Here two residents are practicing performing a Nissen fundoplication. This is made a little more difficult  by the fact that the residents also need to pick the correct stomach fundus; goats have four of them. Usually Dr. Daniels does these sims with pigs in the United States, but pork is hard to come by here and thus is expensive.

Plus: goat brochettes afterward.

Saturday, September 7, 2013

Day 9: I found the banana "beer."

So this is important: I found the local spirit known as urwagwa, brewed from fermented bananas. Went to a local place called Republika, and saw it listed beside "local wine" - urwagwa. Naturally I had to get this magical banana-flavored nectar of the gods.

Claude the waiter looked at me line I was insane. A muzungu drinking urwagwa? Before pouring his finest, he suggested I just try a little first. First off, it's thick, like egg nog, and coats the tongue. There is a slight taste of bananas, but much more of a coffee flavor. Like banana-infused kaluha. Not especially potent, but it will probably do the job. More urwagwa, please. And hold the banana-flavored methanol, please. 

Wonder if you could make a White Russian with the stuff? Yellow Russian?

Dinner: goat brochettes. Let's do this thing!

Goat was good, not tough at all, as it sometimes could be. Great African vibe to the place, but a little expensive. One of the busiest restaurants I have been to here, with a mix of ex-pats and locals. Not bad at all, especially since it was an easy half-mile walk down the road. 

Friday, September 6, 2013

Day 8: Okay, fine, medical stuff too.

So fairly uneventful day. Salvador, the senior resident on the service I am on is post call and looked a little dead. Long hard night. Just before I left the night before there was a guy in the A&E (accident and emergency department; quite British and sophisticated) who looked to be in the late stages of brain herniation after sitting around for about a day. Salvador and the on call neurosurgeon took him back, did a craniectomy and evacuated 500 cc's of clot, and sent him to the icu, where he went into cardiac arrest and died. Dammit, stop that...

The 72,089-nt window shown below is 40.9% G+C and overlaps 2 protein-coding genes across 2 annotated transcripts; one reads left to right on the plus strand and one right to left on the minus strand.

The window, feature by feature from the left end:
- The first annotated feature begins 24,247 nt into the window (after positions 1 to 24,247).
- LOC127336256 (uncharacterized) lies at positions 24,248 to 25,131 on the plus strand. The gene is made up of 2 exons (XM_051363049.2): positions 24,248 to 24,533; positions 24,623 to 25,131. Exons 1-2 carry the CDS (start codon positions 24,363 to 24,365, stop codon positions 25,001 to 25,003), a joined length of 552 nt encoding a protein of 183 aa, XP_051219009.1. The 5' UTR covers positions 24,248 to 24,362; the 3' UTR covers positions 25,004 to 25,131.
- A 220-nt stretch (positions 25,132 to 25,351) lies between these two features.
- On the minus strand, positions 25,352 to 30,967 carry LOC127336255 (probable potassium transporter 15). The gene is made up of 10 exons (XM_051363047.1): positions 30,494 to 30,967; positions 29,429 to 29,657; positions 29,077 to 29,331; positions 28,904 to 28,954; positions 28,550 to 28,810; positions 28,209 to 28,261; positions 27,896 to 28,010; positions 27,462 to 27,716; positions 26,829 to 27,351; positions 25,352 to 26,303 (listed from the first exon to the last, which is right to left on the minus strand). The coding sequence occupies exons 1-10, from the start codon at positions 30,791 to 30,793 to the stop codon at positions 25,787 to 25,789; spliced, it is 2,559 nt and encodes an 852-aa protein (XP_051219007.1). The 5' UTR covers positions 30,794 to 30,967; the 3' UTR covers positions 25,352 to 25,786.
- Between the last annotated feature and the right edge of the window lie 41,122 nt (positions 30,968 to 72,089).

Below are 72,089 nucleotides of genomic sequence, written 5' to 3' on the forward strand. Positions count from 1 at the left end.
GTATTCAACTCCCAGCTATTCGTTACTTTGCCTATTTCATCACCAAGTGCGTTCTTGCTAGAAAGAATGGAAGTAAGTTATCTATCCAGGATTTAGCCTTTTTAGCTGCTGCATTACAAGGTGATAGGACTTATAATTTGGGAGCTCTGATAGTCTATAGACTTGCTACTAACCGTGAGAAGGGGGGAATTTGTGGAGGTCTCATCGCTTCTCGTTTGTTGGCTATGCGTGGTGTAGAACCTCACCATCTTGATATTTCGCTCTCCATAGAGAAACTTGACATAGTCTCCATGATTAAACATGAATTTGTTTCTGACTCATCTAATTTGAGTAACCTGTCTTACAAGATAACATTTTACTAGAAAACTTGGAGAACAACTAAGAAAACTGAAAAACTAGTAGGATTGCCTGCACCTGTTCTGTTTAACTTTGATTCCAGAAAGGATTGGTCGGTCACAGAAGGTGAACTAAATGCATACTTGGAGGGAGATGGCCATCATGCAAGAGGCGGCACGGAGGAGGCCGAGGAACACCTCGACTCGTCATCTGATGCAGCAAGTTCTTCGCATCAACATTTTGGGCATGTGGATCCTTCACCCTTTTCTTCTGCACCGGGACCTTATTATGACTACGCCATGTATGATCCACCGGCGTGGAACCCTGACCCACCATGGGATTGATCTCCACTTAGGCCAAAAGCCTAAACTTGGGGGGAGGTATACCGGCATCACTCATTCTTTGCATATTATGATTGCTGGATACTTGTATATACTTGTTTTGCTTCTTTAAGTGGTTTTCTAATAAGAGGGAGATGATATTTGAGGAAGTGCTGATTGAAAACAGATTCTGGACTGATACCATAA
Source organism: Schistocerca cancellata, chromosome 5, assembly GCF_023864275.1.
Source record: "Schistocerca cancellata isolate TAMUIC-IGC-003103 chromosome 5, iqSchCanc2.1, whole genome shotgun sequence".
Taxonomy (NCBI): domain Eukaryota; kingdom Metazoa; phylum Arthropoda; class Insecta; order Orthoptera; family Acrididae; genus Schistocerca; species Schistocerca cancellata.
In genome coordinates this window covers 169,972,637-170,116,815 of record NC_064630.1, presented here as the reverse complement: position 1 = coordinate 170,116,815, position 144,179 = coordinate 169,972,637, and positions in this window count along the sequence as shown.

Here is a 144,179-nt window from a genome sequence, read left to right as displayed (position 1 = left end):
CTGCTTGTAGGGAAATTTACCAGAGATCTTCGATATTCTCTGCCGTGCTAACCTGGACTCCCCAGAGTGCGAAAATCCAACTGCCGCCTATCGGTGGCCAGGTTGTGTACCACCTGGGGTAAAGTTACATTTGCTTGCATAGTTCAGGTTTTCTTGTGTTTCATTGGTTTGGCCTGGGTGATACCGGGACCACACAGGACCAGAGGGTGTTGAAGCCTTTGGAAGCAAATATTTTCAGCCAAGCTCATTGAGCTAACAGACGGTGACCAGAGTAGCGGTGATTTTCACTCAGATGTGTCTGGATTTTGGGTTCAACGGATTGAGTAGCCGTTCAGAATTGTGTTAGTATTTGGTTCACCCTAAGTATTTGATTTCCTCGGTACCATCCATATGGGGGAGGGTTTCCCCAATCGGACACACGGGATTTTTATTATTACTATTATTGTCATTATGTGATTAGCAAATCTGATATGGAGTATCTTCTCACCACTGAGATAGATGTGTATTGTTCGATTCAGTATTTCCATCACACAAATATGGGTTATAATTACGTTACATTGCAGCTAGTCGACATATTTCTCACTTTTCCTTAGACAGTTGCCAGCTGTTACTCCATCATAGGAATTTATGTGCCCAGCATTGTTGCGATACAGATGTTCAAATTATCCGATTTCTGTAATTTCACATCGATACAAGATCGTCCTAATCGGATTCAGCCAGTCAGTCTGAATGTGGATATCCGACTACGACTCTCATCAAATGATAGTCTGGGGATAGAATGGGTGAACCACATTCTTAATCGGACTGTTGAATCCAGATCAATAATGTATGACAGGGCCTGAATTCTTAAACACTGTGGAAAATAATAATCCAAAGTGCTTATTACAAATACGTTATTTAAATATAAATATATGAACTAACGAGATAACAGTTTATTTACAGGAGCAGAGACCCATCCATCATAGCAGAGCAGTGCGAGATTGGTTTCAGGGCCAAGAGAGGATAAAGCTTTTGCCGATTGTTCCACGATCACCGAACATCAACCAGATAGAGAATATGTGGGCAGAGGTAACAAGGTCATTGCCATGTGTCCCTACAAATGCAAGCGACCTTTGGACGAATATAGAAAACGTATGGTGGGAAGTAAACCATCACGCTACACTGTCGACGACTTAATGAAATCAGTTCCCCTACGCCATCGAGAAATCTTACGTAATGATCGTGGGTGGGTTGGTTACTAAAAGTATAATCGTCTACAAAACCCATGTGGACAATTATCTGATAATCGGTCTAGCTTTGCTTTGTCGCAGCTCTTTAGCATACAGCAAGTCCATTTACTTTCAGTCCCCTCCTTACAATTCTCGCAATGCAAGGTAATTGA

So Salvador is tired. Salvador also looks a little like Eddie Murphy. Salvador is secretly the crown prince of Zamunda. "Bark like a dog..."

Had a plastic surgeon come here for the day from another local hospital. Looked at some cases with him that we wanted input on: melanoma of the foot, facial burns, and a 5 month old child with a large sarcoma on his left forearm. Should be resectable, is the good news. He may have some deficits in extending his fingers, but his tendons could come out of this just fine. 

I know, it's a little graphic, so sorry. But think it is important for people to see what people are living with and how some good can be done here by just getting people to the doctor faster. 

To make up for that, here is a random picture of a kitten:
Happy Friday everyone. And impressive showing by Peyton Manning yesterday: seven touchdowns in a game has not been done since 1969. 

Day 8: Yes medical stuff, but what did you eat?

So at the restaurant New Cactus. There is country music playing. A definite southwestern theme. Mexican in Africa? Dare we hope for a chimichanga?

Nope, Afro-French cuisine. 

As a side note, every waiter I have come across is laughing at me when I ask for their recommendation and then immediately say that's what I want. Very confusing for them, I guess. But I figure they know the restaurant and the menu better than me, so why not let them do the choosing?